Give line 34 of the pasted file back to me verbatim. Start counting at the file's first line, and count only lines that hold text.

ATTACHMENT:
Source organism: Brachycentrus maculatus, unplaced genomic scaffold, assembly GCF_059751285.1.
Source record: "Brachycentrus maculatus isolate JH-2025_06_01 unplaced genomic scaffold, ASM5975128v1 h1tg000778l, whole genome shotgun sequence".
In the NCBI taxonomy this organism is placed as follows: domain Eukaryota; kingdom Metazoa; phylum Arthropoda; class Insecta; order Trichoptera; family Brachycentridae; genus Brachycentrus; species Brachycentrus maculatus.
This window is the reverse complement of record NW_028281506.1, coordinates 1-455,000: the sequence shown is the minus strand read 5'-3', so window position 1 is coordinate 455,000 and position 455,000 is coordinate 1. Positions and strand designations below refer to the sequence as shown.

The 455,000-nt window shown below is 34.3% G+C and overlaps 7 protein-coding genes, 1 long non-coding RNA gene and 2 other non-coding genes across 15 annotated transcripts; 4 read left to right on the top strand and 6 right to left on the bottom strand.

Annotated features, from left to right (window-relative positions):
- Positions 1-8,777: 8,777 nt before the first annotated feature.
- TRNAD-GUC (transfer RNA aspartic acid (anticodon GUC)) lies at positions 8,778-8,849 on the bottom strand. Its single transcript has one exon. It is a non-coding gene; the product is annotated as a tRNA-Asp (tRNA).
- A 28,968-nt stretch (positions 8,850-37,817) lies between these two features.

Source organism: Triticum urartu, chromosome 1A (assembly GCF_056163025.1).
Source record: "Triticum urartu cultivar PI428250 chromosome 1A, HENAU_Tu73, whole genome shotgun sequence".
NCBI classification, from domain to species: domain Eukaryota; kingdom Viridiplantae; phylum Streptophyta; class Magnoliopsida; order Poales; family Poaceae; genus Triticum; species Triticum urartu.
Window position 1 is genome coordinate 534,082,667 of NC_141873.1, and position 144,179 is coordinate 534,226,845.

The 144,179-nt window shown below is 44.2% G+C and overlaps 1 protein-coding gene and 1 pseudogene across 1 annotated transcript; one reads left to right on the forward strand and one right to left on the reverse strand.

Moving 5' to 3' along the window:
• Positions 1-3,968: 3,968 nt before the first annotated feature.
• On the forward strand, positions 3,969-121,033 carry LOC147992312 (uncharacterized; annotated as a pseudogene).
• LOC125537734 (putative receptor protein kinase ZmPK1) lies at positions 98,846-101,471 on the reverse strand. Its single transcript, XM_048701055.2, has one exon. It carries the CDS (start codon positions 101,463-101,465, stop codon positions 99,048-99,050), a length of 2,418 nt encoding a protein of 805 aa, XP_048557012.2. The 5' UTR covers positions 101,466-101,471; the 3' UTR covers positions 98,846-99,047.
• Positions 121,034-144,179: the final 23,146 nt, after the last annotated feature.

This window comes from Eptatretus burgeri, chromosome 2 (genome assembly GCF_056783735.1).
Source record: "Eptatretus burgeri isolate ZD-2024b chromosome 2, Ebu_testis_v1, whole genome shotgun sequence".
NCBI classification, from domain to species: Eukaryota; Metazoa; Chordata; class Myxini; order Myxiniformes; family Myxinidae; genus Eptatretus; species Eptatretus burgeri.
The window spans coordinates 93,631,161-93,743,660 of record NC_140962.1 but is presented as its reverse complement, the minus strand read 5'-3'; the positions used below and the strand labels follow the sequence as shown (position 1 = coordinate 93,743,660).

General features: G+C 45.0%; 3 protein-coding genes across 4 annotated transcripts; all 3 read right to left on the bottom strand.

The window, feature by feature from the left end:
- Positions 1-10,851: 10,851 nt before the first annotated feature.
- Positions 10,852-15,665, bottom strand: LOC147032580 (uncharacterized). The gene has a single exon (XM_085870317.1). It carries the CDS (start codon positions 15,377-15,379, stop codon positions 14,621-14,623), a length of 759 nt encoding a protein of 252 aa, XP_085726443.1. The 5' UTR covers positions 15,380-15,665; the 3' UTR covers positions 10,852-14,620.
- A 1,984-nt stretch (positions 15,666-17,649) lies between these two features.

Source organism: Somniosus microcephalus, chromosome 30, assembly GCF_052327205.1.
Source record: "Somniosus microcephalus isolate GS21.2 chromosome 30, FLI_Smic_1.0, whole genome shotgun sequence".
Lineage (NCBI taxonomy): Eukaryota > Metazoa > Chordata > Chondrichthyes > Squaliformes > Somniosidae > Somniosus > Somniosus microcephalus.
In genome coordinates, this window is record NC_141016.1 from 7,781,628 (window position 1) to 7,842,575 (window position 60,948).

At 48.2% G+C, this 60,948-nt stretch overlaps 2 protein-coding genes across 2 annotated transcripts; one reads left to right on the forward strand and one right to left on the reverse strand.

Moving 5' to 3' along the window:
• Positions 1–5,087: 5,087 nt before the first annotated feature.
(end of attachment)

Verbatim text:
Moving 5' to 3' along the window: